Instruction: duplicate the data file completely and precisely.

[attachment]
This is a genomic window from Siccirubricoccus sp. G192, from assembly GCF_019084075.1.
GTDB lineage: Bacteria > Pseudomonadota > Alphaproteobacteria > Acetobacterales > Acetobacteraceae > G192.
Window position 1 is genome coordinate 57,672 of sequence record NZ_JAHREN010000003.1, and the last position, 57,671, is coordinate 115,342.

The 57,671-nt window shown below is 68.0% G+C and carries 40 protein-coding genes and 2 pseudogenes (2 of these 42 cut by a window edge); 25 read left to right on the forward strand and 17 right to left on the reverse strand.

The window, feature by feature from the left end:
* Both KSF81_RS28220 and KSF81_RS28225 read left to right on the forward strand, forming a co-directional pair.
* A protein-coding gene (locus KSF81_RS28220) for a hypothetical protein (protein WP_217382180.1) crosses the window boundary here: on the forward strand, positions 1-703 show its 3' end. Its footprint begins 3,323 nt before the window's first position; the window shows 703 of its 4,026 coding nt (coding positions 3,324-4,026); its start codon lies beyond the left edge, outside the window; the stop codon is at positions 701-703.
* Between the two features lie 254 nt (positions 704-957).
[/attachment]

This is a genomic window from Siccirubricoccus sp. G192, from assembly GCF_019084075.1.
GTDB lineage: Bacteria > Pseudomonadota > Alphaproteobacteria > Acetobacterales > Acetobacteraceae > G192.
Window position 1 is genome coordinate 57,672 of sequence record NZ_JAHREN010000003.1, and the last position, 57,671, is coordinate 115,342.

The 57,671-nt window shown below is 68.0% G+C and carries 40 protein-coding genes and 2 pseudogenes (2 of these 42 cut by a window edge); 25 read left to right on the forward strand and 17 right to left on the reverse strand.

The window, feature by feature from the left end:
* Both KSF81_RS28220 and KSF81_RS28225 read left to right on the forward strand, forming a co-directional pair.
* A protein-coding gene (locus KSF81_RS28220) for a hypothetical protein (protein WP_217382180.1) crosses the window boundary here: on the forward strand, positions 1-703 show its 3' end. Its footprint begins 3,323 nt before the window's first position; the window shows 703 of its 4,026 coding nt (coding positions 3,324-4,026); its start codon lies beyond the left edge, outside the window; the stop codon is at positions 701-703.
* Between the two features lie 254 nt (positions 704-957).